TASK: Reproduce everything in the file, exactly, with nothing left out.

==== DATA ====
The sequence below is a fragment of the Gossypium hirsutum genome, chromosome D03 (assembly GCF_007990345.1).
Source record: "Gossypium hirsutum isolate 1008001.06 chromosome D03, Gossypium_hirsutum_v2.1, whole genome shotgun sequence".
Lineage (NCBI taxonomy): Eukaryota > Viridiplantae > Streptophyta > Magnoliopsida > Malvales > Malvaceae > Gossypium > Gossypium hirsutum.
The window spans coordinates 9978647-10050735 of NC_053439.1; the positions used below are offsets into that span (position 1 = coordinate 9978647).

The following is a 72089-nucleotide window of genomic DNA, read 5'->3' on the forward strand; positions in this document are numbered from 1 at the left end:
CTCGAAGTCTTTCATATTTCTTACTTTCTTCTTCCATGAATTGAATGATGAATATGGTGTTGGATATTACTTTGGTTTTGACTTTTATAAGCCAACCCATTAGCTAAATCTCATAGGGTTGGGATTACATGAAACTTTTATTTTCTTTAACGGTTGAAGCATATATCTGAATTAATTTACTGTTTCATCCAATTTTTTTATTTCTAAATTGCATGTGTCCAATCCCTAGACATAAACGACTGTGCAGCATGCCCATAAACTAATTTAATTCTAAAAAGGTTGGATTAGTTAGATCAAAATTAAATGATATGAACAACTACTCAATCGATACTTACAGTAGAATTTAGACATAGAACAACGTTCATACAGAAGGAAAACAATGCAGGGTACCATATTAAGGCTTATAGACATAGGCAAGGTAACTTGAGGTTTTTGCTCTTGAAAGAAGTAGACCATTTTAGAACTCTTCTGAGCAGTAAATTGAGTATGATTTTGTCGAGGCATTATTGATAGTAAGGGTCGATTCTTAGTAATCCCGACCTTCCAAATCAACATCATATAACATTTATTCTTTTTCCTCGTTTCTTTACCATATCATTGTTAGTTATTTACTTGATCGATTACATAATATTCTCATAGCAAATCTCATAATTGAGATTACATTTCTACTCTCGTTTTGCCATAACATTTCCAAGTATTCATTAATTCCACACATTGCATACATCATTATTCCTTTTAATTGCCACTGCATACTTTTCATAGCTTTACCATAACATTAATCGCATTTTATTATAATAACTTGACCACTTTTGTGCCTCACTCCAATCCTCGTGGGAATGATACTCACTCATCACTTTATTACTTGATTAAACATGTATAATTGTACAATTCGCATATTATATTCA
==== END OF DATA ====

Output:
The sequence below is a fragment of the Gossypium hirsutum genome, chromosome D03 (assembly GCF_007990345.1).
Source record: "Gossypium hirsutum isolate 1008001.06 chromosome D03, Gossypium_hirsutum_v2.1, whole genome shotgun sequence".
Lineage (NCBI taxonomy): Eukaryota > Viridiplantae > Streptophyta > Magnoliopsida > Malvales > Malvaceae > Gossypium > Gossypium hirsutum.
The window spans coordinates 9978647-10050735 of NC_053439.1; the positions used below are offsets into that span (position 1 = coordinate 9978647).

The following is a 72089-nucleotide window of genomic DNA, read 5'->3' on the forward strand; positions in this document are numbered from 1 at the left end:
CTCGAAGTCTTTCATATTTCTTACTTTCTTCTTCCATGAATTGAATGATGAATATGGTGTTGGATATTACTTTGGTTTTGACTTTTATAAGCCAACCCATTAGCTAAATCTCATAGGGTTGGGATTACATGAAACTTTTATTTTCTTTAACGGTTGAAGCATATATCTGAATTAATTTACTGTTTCATCCAATTTTTTTATTTCTAAATTGCATGTGTCCAATCCCTAGACATAAACGACTGTGCAGCATGCCCATAAACTAATTTAATTCTAAAAAGGTTGGATTAGTTAGATCAAAATTAAATGATATGAACAACTACTCAATCGATACTTACAGTAGAATTTAGACATAGAACAACGTTCATACAGAAGGAAAACAATGCAGGGTACCATATTAAGGCTTATAGACATAGGCAAGGTAACTTGAGGTTTTTGCTCTTGAAAGAAGTAGACCATTTTAGAACTCTTCTGAGCAGTAAATTGAGTATGATTTTGTCGAGGCATTATTGATAGTAAGGGTCGATTCTTAGTAATCCCGACCTTCCAAATCAACATCATATAACATTTATTCTTTTTCCTCGTTTCTTTACCATATCATTGTTAGTTATTTACTTGATCGATTACATAATATTCTCATAGCAAATCTCATAATTGAGATTACATTTCTACTCTCGTTTTGCCATAACATTTCCAAGTATTCATTAATTCCACACATTGCATACATCATTATTCCTTTTAATTGCCACTGCATACTTTTCATAGCTTTACCATAACATTAATCGCATTTTATTATAATAACTTGACCACTTTTGTGCCTCACTCCAATCCTCGTGGGAATGATACTCACTCATCACTTTATTACTTGATTAAACATGTATAATTGTACAATTCGCATATTATATTCA